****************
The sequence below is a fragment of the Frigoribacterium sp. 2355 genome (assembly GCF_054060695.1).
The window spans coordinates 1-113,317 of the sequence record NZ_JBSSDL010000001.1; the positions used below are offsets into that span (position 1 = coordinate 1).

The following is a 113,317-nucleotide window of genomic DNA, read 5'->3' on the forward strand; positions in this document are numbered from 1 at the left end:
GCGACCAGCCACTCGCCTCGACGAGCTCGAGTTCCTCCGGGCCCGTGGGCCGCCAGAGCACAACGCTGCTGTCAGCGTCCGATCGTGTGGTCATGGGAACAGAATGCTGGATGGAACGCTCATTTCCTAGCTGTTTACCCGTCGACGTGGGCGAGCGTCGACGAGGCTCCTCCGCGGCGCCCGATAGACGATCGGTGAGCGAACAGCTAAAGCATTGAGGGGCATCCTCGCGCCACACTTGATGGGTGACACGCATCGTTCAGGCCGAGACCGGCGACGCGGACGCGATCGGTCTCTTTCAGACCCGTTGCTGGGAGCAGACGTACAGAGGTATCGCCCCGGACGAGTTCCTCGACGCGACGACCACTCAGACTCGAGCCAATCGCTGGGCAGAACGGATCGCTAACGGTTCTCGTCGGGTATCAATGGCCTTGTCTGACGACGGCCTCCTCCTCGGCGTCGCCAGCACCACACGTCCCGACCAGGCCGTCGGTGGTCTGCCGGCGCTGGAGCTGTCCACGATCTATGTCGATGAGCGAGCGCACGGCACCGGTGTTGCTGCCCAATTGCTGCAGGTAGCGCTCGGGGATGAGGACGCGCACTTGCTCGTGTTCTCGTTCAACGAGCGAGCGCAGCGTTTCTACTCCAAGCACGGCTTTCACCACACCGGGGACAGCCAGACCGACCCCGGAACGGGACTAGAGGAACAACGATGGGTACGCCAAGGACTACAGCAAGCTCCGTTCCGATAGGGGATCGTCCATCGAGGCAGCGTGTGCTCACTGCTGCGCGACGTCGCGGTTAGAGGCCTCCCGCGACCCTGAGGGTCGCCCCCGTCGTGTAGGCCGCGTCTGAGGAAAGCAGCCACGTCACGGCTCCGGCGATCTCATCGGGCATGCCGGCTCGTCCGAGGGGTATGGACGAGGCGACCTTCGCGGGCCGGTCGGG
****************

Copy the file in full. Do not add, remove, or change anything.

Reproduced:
The sequence below is a fragment of the Frigoribacterium sp. 2355 genome (assembly GCF_054060695.1).
The window spans coordinates 1-113,317 of the sequence record NZ_JBSSDL010000001.1; the positions used below are offsets into that span (position 1 = coordinate 1).

The following is a 113,317-nucleotide window of genomic DNA, read 5'->3' on the forward strand; positions in this document are numbered from 1 at the left end:
GCGACCAGCCACTCGCCTCGACGAGCTCGAGTTCCTCCGGGCCCGTGGGCCGCCAGAGCACAACGCTGCTGTCAGCGTCCGATCGTGTGGTCATGGGAACAGAATGCTGGATGGAACGCTCATTTCCTAGCTGTTTACCCGTCGACGTGGGCGAGCGTCGACGAGGCTCCTCCGCGGCGCCCGATAGACGATCGGTGAGCGAACAGCTAAAGCATTGAGGGGCATCCTCGCGCCACACTTGATGGGTGACACGCATCGTTCAGGCCGAGACCGGCGACGCGGACGCGATCGGTCTCTTTCAGACCCGTTGCTGGGAGCAGACGTACAGAGGTATCGCCCCGGACGAGTTCCTCGACGCGACGACCACTCAGACTCGAGCCAATCGCTGGGCAGAACGGATCGCTAACGGTTCTCGTCGGGTATCAATGGCCTTGTCTGACGACGGCCTCCTCCTCGGCGTCGCCAGCACCACACGTCCCGACCAGGCCGTCGGTGGTCTGCCGGCGCTGGAGCTGTCCACGATCTATGTCGATGAGCGAGCGCACGGCACCGGTGTTGCTGCCCAATTGCTGCAGGTAGCGCTCGGGGATGAGGACGCGCACTTGCTCGTGTTCTCGTTCAACGAGCGAGCGCAGCGTTTCTACTCCAAGCACGGCTTTCACCACACCGGGGACAGCCAGACCGACCCCGGAACGGGACTAGAGGAACAACGATGGGTACGCCAAGGACTACAGCAAGCTCCGTTCCGATAGGGGATCGTCCATCGAGGCAGCGTGTGCTCACTGCTGCGCGACGTCGCGGTTAGAGGCCTCCCGCGACCCTGAGGGTCGCCCCCGTCGTGTAGGCCGCGTCTGAGGAAAGCAGCCACGTCACGGCTCCGGCGATCTCATCGGGCATGCCGGCTCGTCCGAGGGGTATGGACGAGGCGACCTTCGCGGGCCGGTCGGG